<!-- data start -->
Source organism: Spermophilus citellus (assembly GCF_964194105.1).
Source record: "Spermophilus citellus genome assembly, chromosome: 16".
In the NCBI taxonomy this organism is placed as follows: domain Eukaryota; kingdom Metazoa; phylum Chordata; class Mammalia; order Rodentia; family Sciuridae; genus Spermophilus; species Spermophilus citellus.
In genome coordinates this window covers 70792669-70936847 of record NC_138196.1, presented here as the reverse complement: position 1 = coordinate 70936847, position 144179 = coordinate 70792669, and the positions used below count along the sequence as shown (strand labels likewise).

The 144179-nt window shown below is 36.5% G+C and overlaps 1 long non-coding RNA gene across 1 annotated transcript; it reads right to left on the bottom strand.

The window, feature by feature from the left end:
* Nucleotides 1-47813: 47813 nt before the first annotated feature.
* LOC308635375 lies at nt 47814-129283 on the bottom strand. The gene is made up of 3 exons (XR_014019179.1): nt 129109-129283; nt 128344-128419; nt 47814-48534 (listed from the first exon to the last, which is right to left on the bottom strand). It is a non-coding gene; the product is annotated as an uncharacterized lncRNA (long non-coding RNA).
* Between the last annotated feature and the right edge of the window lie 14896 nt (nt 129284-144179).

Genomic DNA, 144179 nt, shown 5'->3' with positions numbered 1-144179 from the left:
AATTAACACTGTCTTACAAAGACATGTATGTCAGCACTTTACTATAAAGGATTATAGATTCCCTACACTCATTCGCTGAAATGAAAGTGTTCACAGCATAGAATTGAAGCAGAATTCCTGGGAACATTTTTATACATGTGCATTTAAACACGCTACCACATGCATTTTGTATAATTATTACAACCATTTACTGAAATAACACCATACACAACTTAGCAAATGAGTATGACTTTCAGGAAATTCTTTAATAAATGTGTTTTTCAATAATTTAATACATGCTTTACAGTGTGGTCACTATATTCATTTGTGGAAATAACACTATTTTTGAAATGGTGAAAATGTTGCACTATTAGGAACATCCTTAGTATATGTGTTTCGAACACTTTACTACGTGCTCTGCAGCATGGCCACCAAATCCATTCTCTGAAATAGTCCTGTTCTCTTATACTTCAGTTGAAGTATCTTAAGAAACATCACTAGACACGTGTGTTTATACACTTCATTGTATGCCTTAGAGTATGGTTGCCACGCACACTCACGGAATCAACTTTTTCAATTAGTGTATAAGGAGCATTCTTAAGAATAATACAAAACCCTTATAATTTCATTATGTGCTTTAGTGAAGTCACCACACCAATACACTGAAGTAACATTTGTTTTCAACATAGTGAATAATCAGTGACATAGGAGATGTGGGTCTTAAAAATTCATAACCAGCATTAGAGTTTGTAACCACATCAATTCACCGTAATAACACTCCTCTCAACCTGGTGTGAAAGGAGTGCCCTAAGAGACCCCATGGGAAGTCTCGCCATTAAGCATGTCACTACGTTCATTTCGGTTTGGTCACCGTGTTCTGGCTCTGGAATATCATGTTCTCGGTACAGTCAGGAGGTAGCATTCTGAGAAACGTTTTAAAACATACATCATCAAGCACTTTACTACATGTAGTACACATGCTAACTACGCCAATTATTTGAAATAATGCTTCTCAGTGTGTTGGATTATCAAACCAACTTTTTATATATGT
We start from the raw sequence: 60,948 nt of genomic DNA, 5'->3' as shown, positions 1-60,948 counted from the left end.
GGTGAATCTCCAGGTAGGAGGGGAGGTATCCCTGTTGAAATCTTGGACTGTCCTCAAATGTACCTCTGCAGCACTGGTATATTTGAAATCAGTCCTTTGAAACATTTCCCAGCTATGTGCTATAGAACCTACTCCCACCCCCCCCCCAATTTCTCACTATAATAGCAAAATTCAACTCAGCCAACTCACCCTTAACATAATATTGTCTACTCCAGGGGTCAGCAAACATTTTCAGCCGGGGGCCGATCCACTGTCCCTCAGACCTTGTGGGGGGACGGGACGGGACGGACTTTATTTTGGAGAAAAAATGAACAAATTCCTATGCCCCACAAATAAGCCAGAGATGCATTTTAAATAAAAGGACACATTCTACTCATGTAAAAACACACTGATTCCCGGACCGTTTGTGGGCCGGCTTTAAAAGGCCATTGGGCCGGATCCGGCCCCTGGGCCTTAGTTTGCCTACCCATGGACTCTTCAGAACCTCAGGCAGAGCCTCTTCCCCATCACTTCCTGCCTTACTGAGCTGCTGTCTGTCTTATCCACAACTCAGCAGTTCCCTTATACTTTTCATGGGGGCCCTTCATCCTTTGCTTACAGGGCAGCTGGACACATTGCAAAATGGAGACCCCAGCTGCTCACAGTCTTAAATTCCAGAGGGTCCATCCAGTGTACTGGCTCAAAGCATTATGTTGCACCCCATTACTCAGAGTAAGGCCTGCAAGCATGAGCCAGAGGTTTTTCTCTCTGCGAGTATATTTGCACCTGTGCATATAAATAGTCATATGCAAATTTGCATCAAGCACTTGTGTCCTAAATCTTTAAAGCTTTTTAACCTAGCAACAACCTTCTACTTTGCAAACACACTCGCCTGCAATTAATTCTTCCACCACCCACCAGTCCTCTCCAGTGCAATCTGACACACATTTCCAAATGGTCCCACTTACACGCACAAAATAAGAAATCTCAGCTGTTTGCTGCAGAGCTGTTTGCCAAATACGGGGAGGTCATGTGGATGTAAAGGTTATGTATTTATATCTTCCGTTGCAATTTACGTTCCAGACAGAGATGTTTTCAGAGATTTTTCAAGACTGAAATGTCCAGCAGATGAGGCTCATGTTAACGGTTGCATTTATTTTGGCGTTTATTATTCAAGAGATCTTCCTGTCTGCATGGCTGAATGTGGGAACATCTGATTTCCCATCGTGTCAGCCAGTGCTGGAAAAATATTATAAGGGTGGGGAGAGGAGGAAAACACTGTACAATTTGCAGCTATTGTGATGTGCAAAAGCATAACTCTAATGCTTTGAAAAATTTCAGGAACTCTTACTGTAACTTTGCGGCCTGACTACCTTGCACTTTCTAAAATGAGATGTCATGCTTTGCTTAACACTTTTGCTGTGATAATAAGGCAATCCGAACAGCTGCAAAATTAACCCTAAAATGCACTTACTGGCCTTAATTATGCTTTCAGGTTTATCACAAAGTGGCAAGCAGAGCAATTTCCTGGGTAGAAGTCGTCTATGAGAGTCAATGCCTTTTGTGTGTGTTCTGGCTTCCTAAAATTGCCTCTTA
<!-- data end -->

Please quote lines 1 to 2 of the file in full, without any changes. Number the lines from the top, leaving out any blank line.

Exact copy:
Source organism: Spermophilus citellus (assembly GCF_964194105.1).
Source record: "Spermophilus citellus genome assembly, chromosome: 16".